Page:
Minimum sampling frequency, quantization, and bitrate calculation

An analogue sensor has a bandwidth which extends from very low frequencies up to a maximum of 14.5 kHz. Using the Sampling Theorem what is the minimum sampling rate (number of samples per second) required to convert the sensor signal into a digital representation?

If each sample is now quantized into $$2048$$ levels, what will be the resulting transmitted bitrate in kbps?

EDIT

The answer I get is 11 bits per sample, $$2048 = 2^{11}$$, is this calculation correct?

• Hi! Why don't you share your own calculation with us? And what's wrong with it? Feb 14 '21 at 22:09
• yea good idea ..... please read the edit thanks Feb 15 '21 at 11:04
• @Alan wood "The answer I get is 11 bits per sample, 2048=211, is this calculation correct?", yes this calculation is correct. Now you need to identify the bandwidth frequency, in order to proceed to the bitrate calculation. Feb 15 '21 at 23:52

It is not clear in which part of the problem statement you experience issues.

However, a few hints may help you get the gist of such problems

1. The sampling frequency, it is intuitive that in order for a system to monitor the state of another system it must poll it at higher rates than the highest rate in which the monitored signal is able to change its state. But what is the minimum sampling frequency that gives our sampling system the ability to correctly approximate the continuous signal in the discrete time domain?

This frequency threshold is at two times the highest frequency of the continuous signal: $$f_{sampling} \gt 2\cdot f_{bandwidth}$$

The theorem that the problem statement suggests is the Shannon-Nyquist sampling theorem, the theorem that the above inequality comes from.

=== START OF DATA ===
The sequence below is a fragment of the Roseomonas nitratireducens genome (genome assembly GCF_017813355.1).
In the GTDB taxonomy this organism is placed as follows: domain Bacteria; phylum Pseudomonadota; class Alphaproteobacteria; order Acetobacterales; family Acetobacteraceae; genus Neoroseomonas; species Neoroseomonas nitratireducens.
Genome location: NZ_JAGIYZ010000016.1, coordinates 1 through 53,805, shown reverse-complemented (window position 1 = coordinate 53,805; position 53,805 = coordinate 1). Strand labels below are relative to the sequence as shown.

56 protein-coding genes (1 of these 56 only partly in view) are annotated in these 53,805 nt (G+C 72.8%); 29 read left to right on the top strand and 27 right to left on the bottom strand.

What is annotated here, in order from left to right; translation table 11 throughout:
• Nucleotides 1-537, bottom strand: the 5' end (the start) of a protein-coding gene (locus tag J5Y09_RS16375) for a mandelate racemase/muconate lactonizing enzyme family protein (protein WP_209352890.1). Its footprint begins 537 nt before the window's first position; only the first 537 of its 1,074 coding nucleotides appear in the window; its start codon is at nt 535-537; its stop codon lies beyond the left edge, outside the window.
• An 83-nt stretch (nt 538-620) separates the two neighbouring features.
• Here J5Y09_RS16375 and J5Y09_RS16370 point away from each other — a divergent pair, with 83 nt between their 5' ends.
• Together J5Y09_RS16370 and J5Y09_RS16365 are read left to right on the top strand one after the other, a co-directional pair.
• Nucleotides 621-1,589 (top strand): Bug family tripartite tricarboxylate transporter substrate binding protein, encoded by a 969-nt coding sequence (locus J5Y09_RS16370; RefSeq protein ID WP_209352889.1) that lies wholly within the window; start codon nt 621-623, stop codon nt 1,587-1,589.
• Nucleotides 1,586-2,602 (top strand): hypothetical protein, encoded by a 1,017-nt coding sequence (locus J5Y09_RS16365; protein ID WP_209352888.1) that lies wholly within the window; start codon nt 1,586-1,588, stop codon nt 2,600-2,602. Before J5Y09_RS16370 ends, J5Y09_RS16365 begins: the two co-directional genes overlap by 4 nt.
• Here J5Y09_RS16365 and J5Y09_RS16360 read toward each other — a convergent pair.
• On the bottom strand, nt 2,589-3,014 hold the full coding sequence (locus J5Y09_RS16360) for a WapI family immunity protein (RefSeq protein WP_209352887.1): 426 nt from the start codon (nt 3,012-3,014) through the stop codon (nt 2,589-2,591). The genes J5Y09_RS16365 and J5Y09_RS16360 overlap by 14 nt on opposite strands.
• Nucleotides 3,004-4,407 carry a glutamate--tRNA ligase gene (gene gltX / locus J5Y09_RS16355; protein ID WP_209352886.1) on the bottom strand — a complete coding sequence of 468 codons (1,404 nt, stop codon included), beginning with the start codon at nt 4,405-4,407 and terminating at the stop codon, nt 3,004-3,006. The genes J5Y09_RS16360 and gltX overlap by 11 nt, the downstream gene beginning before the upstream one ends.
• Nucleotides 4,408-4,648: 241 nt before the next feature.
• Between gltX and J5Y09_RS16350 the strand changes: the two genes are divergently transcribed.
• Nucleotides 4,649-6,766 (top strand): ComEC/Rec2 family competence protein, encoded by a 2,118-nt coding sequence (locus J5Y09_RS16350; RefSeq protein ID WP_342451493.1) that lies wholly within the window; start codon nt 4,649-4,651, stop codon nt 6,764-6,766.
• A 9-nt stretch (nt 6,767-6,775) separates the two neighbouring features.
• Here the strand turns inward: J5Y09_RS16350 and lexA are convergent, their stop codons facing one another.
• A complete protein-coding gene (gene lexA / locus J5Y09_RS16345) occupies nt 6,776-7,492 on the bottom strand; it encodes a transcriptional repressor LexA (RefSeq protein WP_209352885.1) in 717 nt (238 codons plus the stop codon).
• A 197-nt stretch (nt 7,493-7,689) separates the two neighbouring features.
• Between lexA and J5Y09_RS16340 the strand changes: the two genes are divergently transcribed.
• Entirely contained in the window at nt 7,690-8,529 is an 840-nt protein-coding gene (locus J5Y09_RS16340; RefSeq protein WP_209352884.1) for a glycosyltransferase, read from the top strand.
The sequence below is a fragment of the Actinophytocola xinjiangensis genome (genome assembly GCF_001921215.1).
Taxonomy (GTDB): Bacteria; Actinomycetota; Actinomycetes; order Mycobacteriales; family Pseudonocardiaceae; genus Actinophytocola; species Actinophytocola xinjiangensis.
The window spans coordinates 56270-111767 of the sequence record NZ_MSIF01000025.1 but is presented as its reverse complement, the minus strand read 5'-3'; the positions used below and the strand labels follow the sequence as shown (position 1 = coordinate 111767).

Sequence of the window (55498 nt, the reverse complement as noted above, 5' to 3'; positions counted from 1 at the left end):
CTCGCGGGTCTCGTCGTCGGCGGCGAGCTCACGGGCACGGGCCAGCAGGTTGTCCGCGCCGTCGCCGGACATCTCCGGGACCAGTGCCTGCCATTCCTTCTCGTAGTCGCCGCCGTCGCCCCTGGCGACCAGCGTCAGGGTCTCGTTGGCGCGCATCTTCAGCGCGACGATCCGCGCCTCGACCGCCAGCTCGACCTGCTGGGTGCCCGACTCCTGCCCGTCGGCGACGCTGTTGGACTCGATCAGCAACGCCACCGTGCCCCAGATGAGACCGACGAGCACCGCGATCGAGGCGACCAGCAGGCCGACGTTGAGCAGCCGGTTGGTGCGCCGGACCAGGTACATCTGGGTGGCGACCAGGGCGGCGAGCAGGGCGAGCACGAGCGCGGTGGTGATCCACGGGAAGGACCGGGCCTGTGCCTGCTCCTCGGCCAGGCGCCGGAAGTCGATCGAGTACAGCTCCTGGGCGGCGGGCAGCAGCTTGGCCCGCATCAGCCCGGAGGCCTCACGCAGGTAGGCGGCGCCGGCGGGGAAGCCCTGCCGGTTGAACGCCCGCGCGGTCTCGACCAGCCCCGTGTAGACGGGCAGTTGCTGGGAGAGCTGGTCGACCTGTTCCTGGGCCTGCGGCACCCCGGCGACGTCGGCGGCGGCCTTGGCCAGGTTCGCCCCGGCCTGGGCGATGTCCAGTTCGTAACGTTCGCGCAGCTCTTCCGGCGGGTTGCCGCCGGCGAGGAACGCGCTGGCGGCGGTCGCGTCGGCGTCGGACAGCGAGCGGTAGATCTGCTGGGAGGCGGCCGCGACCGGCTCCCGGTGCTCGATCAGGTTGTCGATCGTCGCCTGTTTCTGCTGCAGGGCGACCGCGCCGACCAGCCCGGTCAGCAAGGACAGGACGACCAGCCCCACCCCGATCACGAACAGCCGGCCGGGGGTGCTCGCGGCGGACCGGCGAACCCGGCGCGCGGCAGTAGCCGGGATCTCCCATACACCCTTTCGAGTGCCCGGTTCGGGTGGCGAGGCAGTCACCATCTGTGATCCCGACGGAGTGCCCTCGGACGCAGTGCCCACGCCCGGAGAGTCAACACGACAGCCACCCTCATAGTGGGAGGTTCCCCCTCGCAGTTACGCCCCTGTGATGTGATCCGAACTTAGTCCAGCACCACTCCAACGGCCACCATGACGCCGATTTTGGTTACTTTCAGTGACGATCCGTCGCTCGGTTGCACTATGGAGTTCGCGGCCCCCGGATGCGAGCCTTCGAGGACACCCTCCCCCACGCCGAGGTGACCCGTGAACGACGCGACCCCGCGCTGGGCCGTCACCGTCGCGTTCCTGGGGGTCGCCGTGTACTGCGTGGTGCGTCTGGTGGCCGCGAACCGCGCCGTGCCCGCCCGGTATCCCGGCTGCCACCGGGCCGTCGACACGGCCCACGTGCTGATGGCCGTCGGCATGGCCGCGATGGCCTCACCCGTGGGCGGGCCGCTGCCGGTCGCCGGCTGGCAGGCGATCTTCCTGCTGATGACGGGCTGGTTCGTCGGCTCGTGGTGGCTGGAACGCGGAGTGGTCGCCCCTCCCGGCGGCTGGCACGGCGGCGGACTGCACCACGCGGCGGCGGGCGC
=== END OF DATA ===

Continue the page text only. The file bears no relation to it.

In real sampling systems, the sampling frequency is never taken exactly on this threshold, usually the threshold is taken a little bit higher than $$2\cdot f_{bandwidth}$$, for example at $$2.2\cdot f_{bandwidth}$$.

However, in theory it is safe to assume a sampling frequency at the Nyquist rate (i.e. the aforementioned frequency threshold).

Your analogue signal's highest frequency is $$14.5\, Hz$$, ranging from very low frequencies so it is safe to assume, this actually the bandwidth frequency.

All the above summarized in the following equation: $$f_{sampling} = 2\cdot f_{bandwidth}$$

1. Bitrate, in order to calculate the bitrate of your sampling system it is necessary to know the sampling frequency. Fortunately, this was the first the step of the exercise. The second component for the bitrate calculation is the actual length of each sample in bits. The minimum number of bits that are necessary in order to represent a quantized value in x distinct levels is given by:

$$2^{bitlength}\, =\, x$$

or

$$bitlength = \lceil\log_2{x}\rceil$$

You could actually deduce the bitrate equation by performing a dimensional analysis, because it is stated that it is measured at kbps(kilobits per second). For instance, we know that $$Hz$$ is measured in $$\frac{samples}{sec}$$ and kb stands for kilobits meaning $$1000\, \frac{bits}{sample}$$, so:

$$bitrate = bitlength\cdot f_{sampling} \left[\dfrac{bits}{sample}\dfrac{samples}{sec} \right]$$

or in kbps

$$bitrate = bitlength\cdot f_{sampling}\cdot 10^{-3} \left[kbps\right]$$

So the sensory signal you are going to collect has the maximum component of 14.5 kHz. Let me guide you through my understanding and you can do the calculation yourself, testing your understanding.

As others have also implied, you need a sampling rate twice the bandwidth (you can check Nyquist Sampling Theorem to get it better).

And according to your question, you want to quantize your samples with 2048 levels, which would require 11 bits as you have also calculated. But that number of bits are only required for only 1 sample while you have taken much more samples per second. Now by simply counting 11 bits for each sample you take (simple multiplication) you can find your bit rate.